Recently I was part of a dinner conversation attended by a range of leaders in the tech world, from people running incubators and accelerators to ad agencies and design studios. The guest list included representatives from Facebook, Grand Central Tech, BetaWorks, IDEO, and Ipsos.
But despite their titles and technical nature, this wasn’t a crowd of computer-science majors and engineering minors: Every person invited to this dinner happened to have a liberal-arts degree.
Many tech-sector folk have made arguments about the irrelevance of liberal-arts education. According to the late director of the Cato Institute, Andrew J. Coulson, “The traditional association of liberal-arts education and four-year colleges was already becoming an anachronism before the rise of the World Wide Web. It is now a crumbling fossil.” During the Republican primaries, candidate Marco Rubio falsely stated that welders make more money than philosophers. And tech investor Marc Andreessen thinks that English majors will just “end up working in a shoe store.”
But there may be a correlation between professional success in the new STEM-focused economy and training in the liberal arts.
Many of America’s top traditional business people have liberal-arts degrees. In fact, literature and philosophy majors often turn up in the profiles of tech entrepreneurs: LinkedIn founder Reid Hoffman attributes his success in part to the masters in philosophy he completed at the University of Oxford; the founders of Flickr and Hunch—Caterina Fake, an English literature major, and her partner Stewart Butterfied, who went on to develop Slack—have both a BA and an MA in philosophy; angel investor Chris Dixon also has a BA and an MA in philosophy; and the CEO of YouTube, Susan Wojcicki, is a history and literature major. Even Jack Ma, the CEO of one of China’s—and the world’s—most successful e-commerce platforms, Alibaba, is an English major.
With leaders as impressive and successful as this cohort, why do we still dismiss such academic endeavors?
The perceived diminishing value of a liberal-arts degree is likely fueled in part by the rising expense of higher education, which puts tremendous pressure on families and students to justify education in immediate remunerative terms. If you study computer science, you can graduate straight into a six-figure starting salary—or you can spend just as much money studying English literature and be lucky to land a $32k starting job as an editorial assistant. You choose!
Society has therefore devalued the study of literature, history, politics, philosophy, and sociology as wasteful or pointless. Many suggest we all just should learn skills such as coding, digital marketing, and web development instead.
But this is not the direction the world is heading in. Professional requirements are changing so quickly in the real world that lessons deemed relevant in the first year of college are barely relevant upon graduation—and much less early into one’s career.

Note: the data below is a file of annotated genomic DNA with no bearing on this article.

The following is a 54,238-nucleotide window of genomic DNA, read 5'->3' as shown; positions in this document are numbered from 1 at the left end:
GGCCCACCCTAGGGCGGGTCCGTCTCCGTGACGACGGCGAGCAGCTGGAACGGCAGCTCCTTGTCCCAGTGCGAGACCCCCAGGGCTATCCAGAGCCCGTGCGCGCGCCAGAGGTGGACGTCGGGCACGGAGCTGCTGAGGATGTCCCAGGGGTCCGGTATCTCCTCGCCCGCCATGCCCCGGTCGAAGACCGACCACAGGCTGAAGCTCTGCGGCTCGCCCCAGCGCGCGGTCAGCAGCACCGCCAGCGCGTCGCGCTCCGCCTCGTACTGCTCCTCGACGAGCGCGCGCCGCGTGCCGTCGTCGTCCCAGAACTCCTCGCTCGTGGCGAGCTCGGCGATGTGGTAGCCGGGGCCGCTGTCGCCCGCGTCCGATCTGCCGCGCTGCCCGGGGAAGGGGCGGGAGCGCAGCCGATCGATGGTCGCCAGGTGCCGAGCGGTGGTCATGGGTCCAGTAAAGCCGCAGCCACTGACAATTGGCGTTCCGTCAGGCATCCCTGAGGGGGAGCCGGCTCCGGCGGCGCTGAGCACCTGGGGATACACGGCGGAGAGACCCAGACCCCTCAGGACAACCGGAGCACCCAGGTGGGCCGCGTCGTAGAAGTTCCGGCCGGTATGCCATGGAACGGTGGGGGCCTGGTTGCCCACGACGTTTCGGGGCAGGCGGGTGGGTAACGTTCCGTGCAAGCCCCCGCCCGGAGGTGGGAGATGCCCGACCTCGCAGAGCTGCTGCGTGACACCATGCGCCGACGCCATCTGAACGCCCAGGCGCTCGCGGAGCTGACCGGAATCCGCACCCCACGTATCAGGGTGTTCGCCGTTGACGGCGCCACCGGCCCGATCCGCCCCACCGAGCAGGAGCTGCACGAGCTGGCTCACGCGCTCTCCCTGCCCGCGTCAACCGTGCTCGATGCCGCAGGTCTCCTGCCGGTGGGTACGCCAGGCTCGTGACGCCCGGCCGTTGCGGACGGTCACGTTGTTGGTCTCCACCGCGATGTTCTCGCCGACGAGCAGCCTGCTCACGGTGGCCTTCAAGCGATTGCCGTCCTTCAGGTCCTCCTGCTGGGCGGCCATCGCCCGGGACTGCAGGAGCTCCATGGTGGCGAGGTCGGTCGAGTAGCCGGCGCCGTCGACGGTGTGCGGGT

A strictly technical education may carry a short-term promise (a job), but it also carries a long-term peril of not being well prepared for ongoing change. Instead of teaching students narrow skills, we need to prepare them with the skills to think, communicate, collaborate, design, and make their—and our—futures.
The frothy period of tech is settling into a profound shift in the way we live and interact. It is becoming increasingly clear that the skillset gathered through both informal learning and a broad-based education will provide the necessary abilities and knowledgebase to perceive the path forward in this emergent socio-technical landscape.
Teaching knowledge, not skills
We are in the midst of a socio-technical transformation. Due to the emergence of machine learning, AI, and biotechnical innovations, our understanding of what it is to be human is under scrutiny and reevaluation. Reflecting on these questions raises another challenge: not just to preserve humanity, but to reflect on its new forms.
Our ability as a society to comprehend the implications of what is happening around us is undermined during these times. It’s not only hard to keep up—it’s particularly difficult to understand the implications of what’s happening. What is a fad and what is transformative? What should be adopted, adapted, or fought against?
The most critical issues we face are not the latest breakthroughs in technology itself, but rather thinking through the implications of these breakthroughs. A liberal-arts approach to learning engages with the broader human questions of this rapid transformation.
The most serious questions are often asked too late. How will AI change our way of being in the world, and shape how (and if) we work, learn, and live together? What will it mean for city and rural life? Will it change how we receive basic services and how we actually experience the world around us? Those in STEM fields may be studying how to create these technologies—but people in liberal arts fields are learning about how to live with them.
The capacity to understand the constraints and opportunities that are presented during times of transformation is key. This requires insight, perspective, self-reflection, and an entrepreneurial sensibility—all qualities taught in liberal-arts education. The ability to recognize the political, social, historical, and philosophical implications of contemporary experience is not only the hallmark of a liberal-arts education but also the trick of life-long learning.
This makes liberal-arts education not just a museum piece—it’s a living form of learning. Technology is changing so quickly that relevant skills need to be accessed in a real-time training model. Knowledge, however, is best suited to the challenge of learning about what it means to be human today.